RESEARCHERS HAVE DEBATED for decades over the relationship between hallucinogens and rock art. Ancient cultures around the world have left an intriguing legacy of abstract, even psychedelic-looking images on cliff faces and cave walls, but modern researchers argue over the motivation behind the creation of such artworks.
Until now there has been no physical evidence of the use of hallucinogens at rock art sites. But a surprising discovery at a site in southern California now provides proof that at least some people experienced the site in an altered state of consciousness centuries ago.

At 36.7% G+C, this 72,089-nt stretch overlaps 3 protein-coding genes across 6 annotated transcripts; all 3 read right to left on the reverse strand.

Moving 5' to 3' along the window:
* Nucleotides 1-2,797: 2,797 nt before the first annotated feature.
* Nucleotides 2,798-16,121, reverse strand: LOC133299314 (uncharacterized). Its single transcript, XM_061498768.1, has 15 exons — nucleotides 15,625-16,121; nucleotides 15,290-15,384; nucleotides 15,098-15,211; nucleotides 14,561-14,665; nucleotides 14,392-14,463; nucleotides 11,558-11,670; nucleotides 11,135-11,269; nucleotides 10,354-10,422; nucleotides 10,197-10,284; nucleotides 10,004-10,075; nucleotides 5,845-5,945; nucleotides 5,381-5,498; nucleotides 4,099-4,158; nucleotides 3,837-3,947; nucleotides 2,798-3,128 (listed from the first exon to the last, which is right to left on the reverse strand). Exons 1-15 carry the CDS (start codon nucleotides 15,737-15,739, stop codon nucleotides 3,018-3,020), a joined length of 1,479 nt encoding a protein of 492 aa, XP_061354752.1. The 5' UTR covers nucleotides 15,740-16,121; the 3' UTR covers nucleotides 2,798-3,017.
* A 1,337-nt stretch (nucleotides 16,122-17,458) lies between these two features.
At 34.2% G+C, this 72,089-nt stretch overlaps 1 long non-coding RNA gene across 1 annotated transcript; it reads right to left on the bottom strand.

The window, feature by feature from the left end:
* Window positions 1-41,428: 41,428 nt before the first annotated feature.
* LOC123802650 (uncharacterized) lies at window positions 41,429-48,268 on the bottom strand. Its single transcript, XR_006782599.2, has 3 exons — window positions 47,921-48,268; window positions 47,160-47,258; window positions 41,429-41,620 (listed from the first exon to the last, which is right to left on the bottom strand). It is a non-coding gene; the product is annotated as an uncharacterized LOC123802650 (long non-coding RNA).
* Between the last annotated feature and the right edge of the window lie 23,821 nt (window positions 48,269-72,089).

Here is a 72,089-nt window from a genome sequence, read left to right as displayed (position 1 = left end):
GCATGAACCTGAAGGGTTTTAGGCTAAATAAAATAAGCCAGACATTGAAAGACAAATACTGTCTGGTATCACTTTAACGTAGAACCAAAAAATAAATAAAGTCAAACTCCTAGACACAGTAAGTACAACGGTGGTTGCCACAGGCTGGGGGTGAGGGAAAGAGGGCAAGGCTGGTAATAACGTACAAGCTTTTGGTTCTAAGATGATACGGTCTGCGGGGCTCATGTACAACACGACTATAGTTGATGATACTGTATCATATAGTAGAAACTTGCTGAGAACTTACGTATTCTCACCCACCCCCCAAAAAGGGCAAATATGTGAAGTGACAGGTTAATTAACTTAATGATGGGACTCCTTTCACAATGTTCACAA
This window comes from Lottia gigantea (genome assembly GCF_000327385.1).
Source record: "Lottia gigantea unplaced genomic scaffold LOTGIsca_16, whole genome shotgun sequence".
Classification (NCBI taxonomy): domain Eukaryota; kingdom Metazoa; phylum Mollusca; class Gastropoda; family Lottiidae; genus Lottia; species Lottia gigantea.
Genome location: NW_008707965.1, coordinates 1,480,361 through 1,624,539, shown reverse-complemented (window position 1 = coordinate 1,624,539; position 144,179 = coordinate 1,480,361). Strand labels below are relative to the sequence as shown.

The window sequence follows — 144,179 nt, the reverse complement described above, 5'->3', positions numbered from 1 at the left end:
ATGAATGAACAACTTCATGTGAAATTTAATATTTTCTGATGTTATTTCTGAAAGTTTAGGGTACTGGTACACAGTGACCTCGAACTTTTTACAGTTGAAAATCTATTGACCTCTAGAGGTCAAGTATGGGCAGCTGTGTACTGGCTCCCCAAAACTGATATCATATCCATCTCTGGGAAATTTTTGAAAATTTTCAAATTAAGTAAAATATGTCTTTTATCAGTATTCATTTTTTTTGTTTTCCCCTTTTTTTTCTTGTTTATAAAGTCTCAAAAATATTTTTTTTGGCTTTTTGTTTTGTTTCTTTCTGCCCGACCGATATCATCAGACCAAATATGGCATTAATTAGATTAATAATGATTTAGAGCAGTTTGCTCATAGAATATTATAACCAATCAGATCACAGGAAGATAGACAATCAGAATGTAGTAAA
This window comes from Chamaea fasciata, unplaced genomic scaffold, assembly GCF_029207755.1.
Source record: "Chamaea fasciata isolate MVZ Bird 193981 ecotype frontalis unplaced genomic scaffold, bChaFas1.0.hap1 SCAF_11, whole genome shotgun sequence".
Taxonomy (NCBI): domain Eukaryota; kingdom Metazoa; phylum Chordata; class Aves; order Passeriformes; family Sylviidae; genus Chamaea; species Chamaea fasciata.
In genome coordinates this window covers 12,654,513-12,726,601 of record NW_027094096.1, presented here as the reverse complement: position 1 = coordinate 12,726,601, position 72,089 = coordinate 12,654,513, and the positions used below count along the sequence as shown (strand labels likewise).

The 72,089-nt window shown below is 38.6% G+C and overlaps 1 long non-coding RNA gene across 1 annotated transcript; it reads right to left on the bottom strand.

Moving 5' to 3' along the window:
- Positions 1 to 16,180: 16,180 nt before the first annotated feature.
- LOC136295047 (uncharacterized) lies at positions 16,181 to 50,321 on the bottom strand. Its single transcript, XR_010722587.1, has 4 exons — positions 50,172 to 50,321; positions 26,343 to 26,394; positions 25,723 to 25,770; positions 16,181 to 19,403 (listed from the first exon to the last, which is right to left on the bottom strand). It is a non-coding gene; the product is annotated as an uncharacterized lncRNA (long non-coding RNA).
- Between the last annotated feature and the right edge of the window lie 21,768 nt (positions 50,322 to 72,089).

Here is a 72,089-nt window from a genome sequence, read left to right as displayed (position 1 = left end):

In a study published today in Proceedings of the National Academy of Sciences, an international research team reports that 400-year-old chewed-up wads of datura, a plant with powerful psychoactive properties, have been found stuffed into the cracks of the ceiling of a sacred cave. Located near the edge of the traditional territory of the Chumash people, the cavern had been dubbed Pinwheel Cave after the swirling red painting on its curved ceiling. Researchers think this artwork might represent a datura flower, which unfurls in a pinwheel shape at dusk, and that the site may have been a place for group ceremonies where datura was consumed.